ABC News made a big splash this morning by reporting this about the CIA’s now-discredited Benghazi talking points:

ABC News has obtained 12 different versions of the talking points that show they were extensively edited as they evolved from the drafts first written entirely by the CIA to the final version distributed to Congress and to U.S. Ambassador to the U.N. Susan Rice before she appeared on five talk shows the Sunday after that attack.

ABC has helpfully posted the dozen versions of the talking points, so we can track the editing of them ourselves. Here are the main takeaways:

1) The talking points confirm that the intelligence community had determined at the time that the “the demonstrations in Benghazi were spontaneously inspired by the protests at the U.S. Embassy in Cairo and evolved into a direct assault against the U.S. Consulate.” The key words there are “spontaneously” and “evolved.” That assessment does not change in any of the subsequent revisions.

This confirms that the version of events the administration initially offered was, in fact, grounded in the intelligence community’s assessment at the moment (which turned out to be wrong). However, Susan Rice falsely extrapolated from the talking points during her now infamous TV appearances that the anti-Islam video was the cause of the attacks. That isn’t what the talking points say. They only say the protests were the genesis of them. The talking points don’t mention the video.

2) The talking points clarify exactly how the reference to al-Qa’ida was edited out. In the initial versions, the talking points say that “we do know that Islamic extremists with ties to al-Qa’ida participated in the attack.” That was subsequently cut down to “Islamic extremists,” and then to just “extremists.”

So it’s true that the reference to al-Qa’ida was in fact deleted. And at one point, the talking points specifically name the group Ansar al-Sharia, which was also deleted.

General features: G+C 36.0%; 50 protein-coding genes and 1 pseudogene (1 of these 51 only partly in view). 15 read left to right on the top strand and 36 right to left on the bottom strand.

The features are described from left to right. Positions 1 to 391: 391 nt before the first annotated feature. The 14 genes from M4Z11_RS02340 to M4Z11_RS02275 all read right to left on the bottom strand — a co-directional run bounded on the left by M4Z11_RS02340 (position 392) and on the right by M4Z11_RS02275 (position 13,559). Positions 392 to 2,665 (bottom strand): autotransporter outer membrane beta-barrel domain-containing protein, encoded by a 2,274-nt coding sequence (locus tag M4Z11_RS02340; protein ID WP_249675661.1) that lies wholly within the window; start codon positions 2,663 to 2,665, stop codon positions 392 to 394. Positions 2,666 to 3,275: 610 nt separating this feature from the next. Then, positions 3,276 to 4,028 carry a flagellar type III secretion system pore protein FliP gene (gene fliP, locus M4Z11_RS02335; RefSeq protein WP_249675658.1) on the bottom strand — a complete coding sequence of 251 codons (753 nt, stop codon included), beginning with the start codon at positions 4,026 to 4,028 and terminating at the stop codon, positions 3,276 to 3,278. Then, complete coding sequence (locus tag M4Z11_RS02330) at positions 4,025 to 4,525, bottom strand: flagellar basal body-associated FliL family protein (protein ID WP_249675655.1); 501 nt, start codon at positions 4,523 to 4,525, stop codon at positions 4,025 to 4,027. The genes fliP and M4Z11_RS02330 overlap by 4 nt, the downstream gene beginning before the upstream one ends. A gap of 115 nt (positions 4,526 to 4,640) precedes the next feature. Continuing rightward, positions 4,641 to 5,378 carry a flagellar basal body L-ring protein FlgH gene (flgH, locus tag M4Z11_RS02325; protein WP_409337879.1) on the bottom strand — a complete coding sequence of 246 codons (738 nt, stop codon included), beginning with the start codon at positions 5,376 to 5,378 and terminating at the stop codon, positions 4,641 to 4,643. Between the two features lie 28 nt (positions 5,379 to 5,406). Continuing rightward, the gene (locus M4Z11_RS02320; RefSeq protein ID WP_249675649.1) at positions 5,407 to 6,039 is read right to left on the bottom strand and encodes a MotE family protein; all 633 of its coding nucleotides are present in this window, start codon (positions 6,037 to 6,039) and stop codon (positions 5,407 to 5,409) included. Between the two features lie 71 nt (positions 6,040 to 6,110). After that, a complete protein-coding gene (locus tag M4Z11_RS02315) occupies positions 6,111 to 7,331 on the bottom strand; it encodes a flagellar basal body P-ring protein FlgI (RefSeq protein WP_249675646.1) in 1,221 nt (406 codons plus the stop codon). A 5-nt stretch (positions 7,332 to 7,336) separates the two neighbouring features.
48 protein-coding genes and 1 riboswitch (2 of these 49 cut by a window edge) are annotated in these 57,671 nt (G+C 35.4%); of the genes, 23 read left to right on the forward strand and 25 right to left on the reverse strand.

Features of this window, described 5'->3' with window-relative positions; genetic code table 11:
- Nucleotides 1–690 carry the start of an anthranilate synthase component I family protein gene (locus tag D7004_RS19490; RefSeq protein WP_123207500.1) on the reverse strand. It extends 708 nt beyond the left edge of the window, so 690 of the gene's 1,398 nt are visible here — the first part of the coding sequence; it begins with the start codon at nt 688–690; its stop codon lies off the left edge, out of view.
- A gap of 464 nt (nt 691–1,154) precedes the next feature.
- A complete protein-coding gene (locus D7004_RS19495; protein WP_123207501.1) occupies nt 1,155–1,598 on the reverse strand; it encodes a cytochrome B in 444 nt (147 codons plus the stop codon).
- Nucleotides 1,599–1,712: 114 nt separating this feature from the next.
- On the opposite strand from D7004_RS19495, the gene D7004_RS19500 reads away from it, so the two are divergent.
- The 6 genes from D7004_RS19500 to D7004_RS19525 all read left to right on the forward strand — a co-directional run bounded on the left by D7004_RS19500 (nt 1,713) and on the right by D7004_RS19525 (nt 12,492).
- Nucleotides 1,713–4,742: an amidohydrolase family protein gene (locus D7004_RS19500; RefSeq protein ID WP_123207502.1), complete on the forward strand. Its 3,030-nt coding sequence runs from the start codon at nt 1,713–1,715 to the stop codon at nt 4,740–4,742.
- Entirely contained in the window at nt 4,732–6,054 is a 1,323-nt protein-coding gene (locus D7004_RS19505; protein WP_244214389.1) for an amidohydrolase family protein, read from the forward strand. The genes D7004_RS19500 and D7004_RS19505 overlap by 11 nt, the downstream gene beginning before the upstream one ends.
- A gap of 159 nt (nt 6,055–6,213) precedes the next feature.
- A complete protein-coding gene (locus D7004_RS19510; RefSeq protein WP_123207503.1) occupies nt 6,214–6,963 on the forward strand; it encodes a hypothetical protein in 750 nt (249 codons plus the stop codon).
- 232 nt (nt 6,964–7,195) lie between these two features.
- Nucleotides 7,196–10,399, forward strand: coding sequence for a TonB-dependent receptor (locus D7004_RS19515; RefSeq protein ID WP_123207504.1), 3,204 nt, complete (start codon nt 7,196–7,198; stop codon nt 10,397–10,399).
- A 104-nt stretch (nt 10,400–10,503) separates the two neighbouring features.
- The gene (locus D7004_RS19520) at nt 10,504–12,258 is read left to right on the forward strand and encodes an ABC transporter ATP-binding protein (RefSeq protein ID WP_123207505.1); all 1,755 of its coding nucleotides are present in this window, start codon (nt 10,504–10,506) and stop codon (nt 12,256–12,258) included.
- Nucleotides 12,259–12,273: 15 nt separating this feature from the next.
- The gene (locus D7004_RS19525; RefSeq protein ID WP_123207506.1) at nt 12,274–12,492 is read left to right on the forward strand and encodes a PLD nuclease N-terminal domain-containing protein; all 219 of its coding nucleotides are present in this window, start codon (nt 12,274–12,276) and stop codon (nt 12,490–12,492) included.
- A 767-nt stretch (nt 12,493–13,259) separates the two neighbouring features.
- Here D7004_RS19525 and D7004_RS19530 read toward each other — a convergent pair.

But ABC reports that a State Department official objected to inclusion of the specific names because “we don’t want to prejudice the investigation.” There’s no clear evidence of any other motive at this point.

What’s more, the talking points never describe the attacks as premeditated terrorism. They just say that “extremists” with ties to al-Qa’ida “participated” in the attacks.

3) The talking points do confirm that they were edited at the urging of the State Department, and a leaked email shows that this was partly out of a concern over appearances. This portion was deleted entirely:

The Agency has produced numerous pieces on the threat of extremists linked to al-Qa’ida in Benghazi and eastern Libya. Since April, there have been at least five other attacks against foreign interests in Benghazi by unidentified assailants, including the June attack against the British Ambassador’s convoy. We cannot rule out the individuals has previously surveilled the U.S. facilities, also contributing to the efficacy of the attacks.

ABC News reports that an email from State Department spokesman Victoria Nuland shows that she objected to the inclusion of that portion. She said she was “concerned,” because it “could be abused by members [of Congress] to beat up the State Department for not paying attention to warnings, so why would we want to feed that either?”

So here’s where we are. The talking points were edited more extensively than the White House initially said, and with more direct involvement by the State Department. Indeed, spokesman Jay Carney, in his statement to ABC News, carefully elided this point by claiming that “the only edits made by anyone here at the White House were stylistic and non-substantive.” Emphasis mine; that was not Carney’s original claim.

It’s clear also that worry over appearances was at least partly the reason for at least one of the State-driven edits.

At the same time, the talking points also show that the intelligence community had not concluded at that point that the attacks were pre-meditated terror, believed that they had “evolved” from “spontaneous” protests, and that al Qa’ida extremists had merely “participated” in them. In assessing the situation, the administration (with the exception of Rice’s false implication of the video) was, in fact, largely repeating what the intelligence community believed at the time. It may well be true that the administration was too slow in subsequent days to acknowledge that the attacks were terrorism, but there’s still no clear evidence of any nefarious motive in doing so or that it wasn’t largely taking its cues from the intelligence community’s own evolving assessment.